Tuesday’s Headlines from All Over

  • Post-pandemic, commuters will be making shorter trips around their neighborhood rather than rush-hour trips downtown, and cities should be redesigning their transportation systems around that shift. (Forbes)
  • States are facing billions of dollars in shortfalls for transit and other transportation projects, and the fiscal situation could take years to get back to normal. (Washington Post)
  • If Uber and Lyft convince California voters to overturn a new law classifying gig workers as employees, it would be a major blow to their labor rights. Making matters worse, changing the law back would be nearly impossible. (Salon)
  • A new 10-mile bike path in Miami could eventually become part of a greenway allowing people to bike all the way from Maine to Florida. Another planned cross-country bike route would connect Washington, D.C. with Washington State. (Fast Company)
  • Several carmakers received top marks from a European agency for the safety of their autopilot programs, but Tesla is lagging behind. (CNBC)
  • A New York Times writer spent the pandemic pedaling around the city and found some of its hidden gems.
  • A planned corridor for self-driving vehicles between Detroit and Ann Arbor could help bring manufacturing jobs back to the Motor City but raises questions about equity. (Crain’s)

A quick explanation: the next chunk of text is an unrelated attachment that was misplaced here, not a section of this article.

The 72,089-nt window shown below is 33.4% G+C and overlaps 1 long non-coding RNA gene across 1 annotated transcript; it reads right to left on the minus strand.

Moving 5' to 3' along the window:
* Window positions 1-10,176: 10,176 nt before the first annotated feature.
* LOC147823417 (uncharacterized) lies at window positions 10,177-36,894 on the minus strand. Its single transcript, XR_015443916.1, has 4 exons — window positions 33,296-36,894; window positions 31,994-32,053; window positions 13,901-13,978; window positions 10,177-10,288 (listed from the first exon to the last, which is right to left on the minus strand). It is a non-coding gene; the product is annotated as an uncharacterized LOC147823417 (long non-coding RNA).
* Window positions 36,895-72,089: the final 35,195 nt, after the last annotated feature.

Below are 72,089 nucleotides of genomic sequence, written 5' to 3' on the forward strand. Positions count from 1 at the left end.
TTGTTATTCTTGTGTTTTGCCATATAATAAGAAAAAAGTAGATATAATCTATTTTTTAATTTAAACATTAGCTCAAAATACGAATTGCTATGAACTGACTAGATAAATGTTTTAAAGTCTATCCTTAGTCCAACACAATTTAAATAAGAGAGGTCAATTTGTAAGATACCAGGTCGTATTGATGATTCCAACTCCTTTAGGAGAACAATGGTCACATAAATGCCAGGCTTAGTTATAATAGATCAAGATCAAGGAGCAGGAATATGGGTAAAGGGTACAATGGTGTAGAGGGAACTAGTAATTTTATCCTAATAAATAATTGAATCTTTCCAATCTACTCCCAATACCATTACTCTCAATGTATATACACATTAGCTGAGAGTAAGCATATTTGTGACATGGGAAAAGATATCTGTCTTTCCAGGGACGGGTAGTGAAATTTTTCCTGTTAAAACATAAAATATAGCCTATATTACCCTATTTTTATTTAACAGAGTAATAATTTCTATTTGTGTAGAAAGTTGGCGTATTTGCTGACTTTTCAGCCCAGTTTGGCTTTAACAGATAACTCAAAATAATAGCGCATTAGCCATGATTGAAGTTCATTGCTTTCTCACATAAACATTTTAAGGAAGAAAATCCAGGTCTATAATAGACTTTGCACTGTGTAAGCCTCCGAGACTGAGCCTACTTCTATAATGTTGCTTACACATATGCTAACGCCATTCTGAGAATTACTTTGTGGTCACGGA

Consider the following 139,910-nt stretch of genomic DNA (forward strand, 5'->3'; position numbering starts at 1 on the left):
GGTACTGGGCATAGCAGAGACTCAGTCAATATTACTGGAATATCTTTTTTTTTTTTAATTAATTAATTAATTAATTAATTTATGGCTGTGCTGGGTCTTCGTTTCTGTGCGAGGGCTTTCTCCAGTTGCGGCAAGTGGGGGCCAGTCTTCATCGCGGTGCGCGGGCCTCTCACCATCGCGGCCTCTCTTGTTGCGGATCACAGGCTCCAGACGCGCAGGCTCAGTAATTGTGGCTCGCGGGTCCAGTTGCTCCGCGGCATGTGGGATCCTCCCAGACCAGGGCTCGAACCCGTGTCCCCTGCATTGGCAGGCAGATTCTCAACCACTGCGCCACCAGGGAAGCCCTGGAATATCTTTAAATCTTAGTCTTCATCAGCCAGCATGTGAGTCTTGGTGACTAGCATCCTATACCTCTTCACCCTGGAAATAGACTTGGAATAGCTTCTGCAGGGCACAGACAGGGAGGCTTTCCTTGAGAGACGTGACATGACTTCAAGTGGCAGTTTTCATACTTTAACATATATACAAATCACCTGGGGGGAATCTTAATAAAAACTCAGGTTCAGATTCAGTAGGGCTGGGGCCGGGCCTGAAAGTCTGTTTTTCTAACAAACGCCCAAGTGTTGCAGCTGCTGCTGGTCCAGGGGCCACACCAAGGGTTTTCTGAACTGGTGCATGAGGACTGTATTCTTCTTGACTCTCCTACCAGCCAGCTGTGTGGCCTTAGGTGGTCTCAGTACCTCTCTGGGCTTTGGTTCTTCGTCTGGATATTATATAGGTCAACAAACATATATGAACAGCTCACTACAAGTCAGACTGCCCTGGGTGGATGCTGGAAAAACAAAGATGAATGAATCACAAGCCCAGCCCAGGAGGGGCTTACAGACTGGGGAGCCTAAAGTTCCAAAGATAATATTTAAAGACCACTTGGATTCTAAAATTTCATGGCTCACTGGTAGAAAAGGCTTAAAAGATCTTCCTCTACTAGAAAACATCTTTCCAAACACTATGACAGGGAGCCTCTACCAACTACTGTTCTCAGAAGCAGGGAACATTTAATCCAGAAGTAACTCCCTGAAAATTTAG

• Cambridge, Massachusetts mandated bike lanes on streets in its bicycle master plan in 2019, and now it’s put more teeth in the law by requiring most of those bike lanes to be built within the next six years. (Cambridge Bike Safety)
  • How can Duluth be considered a great town for the outdoors if it only has 12 miles of bike lanes? (Minneapolis Star-Tribune)
  • Bike crashes are down in Washington, D.C. this year, but they appear to be shifting to the outskirts of the city. (Greater Greater Washington)
  • Tucson, where drivers have killed 21 pedestrians so far this year, is adding more safety measures like HAWK signals. (KOLD)
  • A new video game lets players tinker around with redesigning Seattle streets. (Seattle Met)

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